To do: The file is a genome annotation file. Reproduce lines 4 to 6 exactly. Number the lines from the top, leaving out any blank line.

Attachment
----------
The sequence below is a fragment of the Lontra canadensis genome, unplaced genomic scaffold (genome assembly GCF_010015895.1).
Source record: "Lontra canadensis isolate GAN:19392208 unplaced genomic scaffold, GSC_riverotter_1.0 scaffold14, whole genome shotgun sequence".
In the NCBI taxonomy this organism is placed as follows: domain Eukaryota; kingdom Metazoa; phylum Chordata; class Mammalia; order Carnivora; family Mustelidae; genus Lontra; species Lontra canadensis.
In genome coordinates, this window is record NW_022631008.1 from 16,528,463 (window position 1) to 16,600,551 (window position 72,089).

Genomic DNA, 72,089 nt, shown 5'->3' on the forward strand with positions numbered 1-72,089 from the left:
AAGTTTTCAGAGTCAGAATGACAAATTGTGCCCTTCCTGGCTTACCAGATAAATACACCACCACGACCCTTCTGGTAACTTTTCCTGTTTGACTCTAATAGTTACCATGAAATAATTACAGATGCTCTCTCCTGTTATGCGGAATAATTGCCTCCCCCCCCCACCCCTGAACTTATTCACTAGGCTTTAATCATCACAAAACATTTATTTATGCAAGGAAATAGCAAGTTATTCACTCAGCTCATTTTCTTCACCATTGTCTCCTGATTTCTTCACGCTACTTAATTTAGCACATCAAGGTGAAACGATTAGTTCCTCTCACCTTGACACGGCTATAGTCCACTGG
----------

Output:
In genome coordinates, this window is record NW_022631008.1 from 16,528,463 (window position 1) to 16,600,551 (window position 72,089).

Genomic DNA, 72,089 nt, shown 5'->3' on the forward strand with positions numbered 1-72,089 from the left:
AAGTTTTCAGAGTCAGAATGACAAATTGTGCCCTTCCTGGCTTACCAGATAAATACACCACCACGACCCTTCTGGTAACTTTTCCTGTTTGACTCTAATAGTTACCATGAAATAATTACAGATGCTCTCTCCTGTTATGCGGAATAATTGCCTCCCCCCCCCACCCCTGAACTTATTCACTAGGCTTTAATCATCACAAAACATTTATTTATGCAAGGAAATAGCAAGTTATTCACTCAGCTCATTTTCTTCACCATTGTCTCCTGATTTCTTCACGCTACTTAATTTAGCACATCAAGGTGAAACGATTAGTTCCTCTCACCTTGACACGGCTATAGTCCACTGG